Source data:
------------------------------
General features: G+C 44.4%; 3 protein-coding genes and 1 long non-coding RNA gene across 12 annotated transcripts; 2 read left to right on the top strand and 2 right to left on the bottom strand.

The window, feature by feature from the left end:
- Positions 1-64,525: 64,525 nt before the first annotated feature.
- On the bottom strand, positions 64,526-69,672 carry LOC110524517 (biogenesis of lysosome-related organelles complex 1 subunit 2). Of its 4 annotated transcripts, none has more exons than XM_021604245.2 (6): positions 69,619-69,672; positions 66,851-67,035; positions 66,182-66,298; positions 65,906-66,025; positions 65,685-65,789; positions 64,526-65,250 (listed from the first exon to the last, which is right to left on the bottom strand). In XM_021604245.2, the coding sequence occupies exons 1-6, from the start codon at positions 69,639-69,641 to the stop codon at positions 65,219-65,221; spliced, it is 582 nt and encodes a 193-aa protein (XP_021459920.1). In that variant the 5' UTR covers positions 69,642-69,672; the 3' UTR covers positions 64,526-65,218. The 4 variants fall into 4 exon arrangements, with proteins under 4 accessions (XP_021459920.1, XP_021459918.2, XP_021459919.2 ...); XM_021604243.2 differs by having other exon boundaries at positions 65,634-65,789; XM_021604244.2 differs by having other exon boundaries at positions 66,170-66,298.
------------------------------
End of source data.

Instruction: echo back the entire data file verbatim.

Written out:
General features: G+C 44.4%; 3 protein-coding genes and 1 long non-coding RNA gene across 12 annotated transcripts; 2 read left to right on the top strand and 2 right to left on the bottom strand.

The window, feature by feature from the left end:
- Positions 1-64,525: 64,525 nt before the first annotated feature.
- On the bottom strand, positions 64,526-69,672 carry LOC110524517 (biogenesis of lysosome-related organelles complex 1 subunit 2). Of its 4 annotated transcripts, none has more exons than XM_021604245.2 (6): positions 69,619-69,672; positions 66,851-67,035; positions 66,182-66,298; positions 65,906-66,025; positions 65,685-65,789; positions 64,526-65,250 (listed from the first exon to the last, which is right to left on the bottom strand). In XM_021604245.2, the coding sequence occupies exons 1-6, from the start codon at positions 69,639-69,641 to the stop codon at positions 65,219-65,221; spliced, it is 582 nt and encodes a 193-aa protein (XP_021459920.1). In that variant the 5' UTR covers positions 69,642-69,672; the 3' UTR covers positions 64,526-65,218. The 4 variants fall into 4 exon arrangements, with proteins under 4 accessions (XP_021459920.1, XP_021459918.2, XP_021459919.2 ...); XM_021604243.2 differs by having other exon boundaries at positions 65,634-65,789; XM_021604244.2 differs by having other exon boundaries at positions 66,170-66,298.